Mike Isaac

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As Egypt Erupts in Political Tumult, Twitter Translates High-Profile Tweeters

hashtag_twitterIn an ongoing effort to make Twitter more readily accessible to the world, Twitter continued its experiments with tweet translation on Wednesday, giving people the ability to see some high-profile Egyptian Twitter users’ tweets translated into local languages.

The update is in lockstep with the tumult occurring in the Middle East, as the world watched Egypt’s military oust Mohammed Morsi from his elected position as President of the nation.

“As part of our experiment with Tweet text translation, we’ve enabled translation for some of the most-followed accounts in Egypt, so people around the world can better understand and keep up with what’s happening there,” a Twitter spokesman said in a statement.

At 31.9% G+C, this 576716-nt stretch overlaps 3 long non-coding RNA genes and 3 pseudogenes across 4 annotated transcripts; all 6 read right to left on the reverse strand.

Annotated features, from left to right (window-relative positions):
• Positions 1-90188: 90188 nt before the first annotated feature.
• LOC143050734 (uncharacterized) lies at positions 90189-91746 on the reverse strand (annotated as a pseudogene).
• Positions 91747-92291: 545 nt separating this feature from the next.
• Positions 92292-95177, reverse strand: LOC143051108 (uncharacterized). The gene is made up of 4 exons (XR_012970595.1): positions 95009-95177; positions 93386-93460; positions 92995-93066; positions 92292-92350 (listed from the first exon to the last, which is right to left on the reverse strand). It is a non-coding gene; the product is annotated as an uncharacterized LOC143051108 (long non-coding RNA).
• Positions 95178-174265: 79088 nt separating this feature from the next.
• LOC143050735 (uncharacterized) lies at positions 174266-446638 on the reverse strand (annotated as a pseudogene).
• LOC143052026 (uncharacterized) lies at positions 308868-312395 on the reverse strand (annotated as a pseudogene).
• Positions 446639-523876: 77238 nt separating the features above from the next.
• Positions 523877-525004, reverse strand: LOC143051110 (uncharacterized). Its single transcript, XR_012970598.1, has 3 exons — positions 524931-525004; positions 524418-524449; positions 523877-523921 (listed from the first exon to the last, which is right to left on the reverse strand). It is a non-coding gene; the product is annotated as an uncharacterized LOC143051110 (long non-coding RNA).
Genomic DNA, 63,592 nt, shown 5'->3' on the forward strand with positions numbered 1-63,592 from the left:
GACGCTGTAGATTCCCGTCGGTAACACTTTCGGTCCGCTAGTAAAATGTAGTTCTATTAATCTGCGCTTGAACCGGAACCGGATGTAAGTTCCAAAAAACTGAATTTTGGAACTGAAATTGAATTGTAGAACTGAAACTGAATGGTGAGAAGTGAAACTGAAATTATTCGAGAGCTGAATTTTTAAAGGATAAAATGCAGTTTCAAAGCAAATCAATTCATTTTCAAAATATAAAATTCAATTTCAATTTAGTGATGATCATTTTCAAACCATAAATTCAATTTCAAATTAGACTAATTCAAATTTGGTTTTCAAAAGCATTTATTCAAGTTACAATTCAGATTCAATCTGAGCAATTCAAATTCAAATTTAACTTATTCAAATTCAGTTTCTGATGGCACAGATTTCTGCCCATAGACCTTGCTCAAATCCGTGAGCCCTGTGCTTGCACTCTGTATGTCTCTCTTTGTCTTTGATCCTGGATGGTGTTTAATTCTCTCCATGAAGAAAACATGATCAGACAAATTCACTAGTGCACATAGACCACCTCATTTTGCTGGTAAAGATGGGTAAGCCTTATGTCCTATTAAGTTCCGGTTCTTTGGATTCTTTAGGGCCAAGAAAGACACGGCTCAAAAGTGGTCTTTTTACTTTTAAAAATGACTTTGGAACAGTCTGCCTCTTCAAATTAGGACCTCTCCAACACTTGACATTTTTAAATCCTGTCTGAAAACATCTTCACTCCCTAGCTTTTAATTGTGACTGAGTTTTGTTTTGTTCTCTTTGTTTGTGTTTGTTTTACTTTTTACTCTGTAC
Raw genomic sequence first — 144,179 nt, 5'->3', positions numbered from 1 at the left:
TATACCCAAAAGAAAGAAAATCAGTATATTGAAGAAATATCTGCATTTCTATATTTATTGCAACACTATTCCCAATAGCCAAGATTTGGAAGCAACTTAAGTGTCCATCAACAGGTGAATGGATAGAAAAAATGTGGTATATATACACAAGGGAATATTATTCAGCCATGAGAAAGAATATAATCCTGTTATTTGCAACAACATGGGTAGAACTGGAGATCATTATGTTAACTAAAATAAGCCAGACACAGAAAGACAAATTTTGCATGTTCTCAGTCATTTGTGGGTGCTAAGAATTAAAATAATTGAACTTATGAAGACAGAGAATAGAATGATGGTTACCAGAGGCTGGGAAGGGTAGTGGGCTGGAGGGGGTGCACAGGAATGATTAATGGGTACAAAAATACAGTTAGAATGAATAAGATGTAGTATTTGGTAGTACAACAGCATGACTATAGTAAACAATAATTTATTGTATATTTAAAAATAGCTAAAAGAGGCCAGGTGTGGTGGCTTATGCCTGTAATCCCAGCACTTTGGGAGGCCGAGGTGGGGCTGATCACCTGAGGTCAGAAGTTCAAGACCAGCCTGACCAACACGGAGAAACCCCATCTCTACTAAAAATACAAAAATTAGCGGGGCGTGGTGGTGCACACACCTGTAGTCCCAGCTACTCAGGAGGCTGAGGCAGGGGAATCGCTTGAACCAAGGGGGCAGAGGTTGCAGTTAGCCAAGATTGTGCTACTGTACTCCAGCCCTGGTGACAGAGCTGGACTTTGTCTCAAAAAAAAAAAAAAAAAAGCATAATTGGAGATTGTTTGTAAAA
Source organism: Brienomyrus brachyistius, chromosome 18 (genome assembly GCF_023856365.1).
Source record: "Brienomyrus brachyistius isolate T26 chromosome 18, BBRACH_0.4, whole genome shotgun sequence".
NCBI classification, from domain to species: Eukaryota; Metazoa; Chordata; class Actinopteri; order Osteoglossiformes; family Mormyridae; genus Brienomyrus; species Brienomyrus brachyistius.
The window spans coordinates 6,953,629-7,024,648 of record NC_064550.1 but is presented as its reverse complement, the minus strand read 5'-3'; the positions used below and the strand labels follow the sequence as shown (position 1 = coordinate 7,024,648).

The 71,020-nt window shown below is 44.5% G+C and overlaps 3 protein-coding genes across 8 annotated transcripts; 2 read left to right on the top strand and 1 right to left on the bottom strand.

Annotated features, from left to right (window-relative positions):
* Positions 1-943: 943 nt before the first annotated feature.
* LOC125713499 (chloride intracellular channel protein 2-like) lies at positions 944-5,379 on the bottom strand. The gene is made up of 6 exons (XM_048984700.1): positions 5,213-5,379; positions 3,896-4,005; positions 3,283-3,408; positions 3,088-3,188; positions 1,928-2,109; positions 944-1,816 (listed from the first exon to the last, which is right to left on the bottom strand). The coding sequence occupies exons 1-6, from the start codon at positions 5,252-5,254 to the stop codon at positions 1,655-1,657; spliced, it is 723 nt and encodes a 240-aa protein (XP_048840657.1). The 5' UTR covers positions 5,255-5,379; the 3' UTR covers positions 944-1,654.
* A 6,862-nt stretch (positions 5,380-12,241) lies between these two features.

Many of the key players involved in the political struggle are tweeting in Arabic, obviously making it more difficult for non-natives and outside observers to follow the goings-on. On Tuesday, for example, Morsi himself issued defiant statements to his opposition in Arabic via Twitter.

The move is also a part of Twitter’s ongoing experimentation with translation of tweets in general. Earlier this week, Twitter began dabbling in providing a Bing-powered translation feature to some users, which displayed a tweet in its original language, while also presenting the translated text beneath it.

Twitter provided a full, curated list of the high-profile accounts being translated, found here.

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I think the NSA has a job to do and we need the NSA. But as (physicist) Robert Oppenheimer said, “When you see something that is technically sweet, you go ahead and do it and argue about what to do about it only after you’ve had your technical success. That is the way it was with the atomic bomb.”

— Phil Zimmerman, PGP inventor and Silent Circle co-founder, in an interview with Om Malik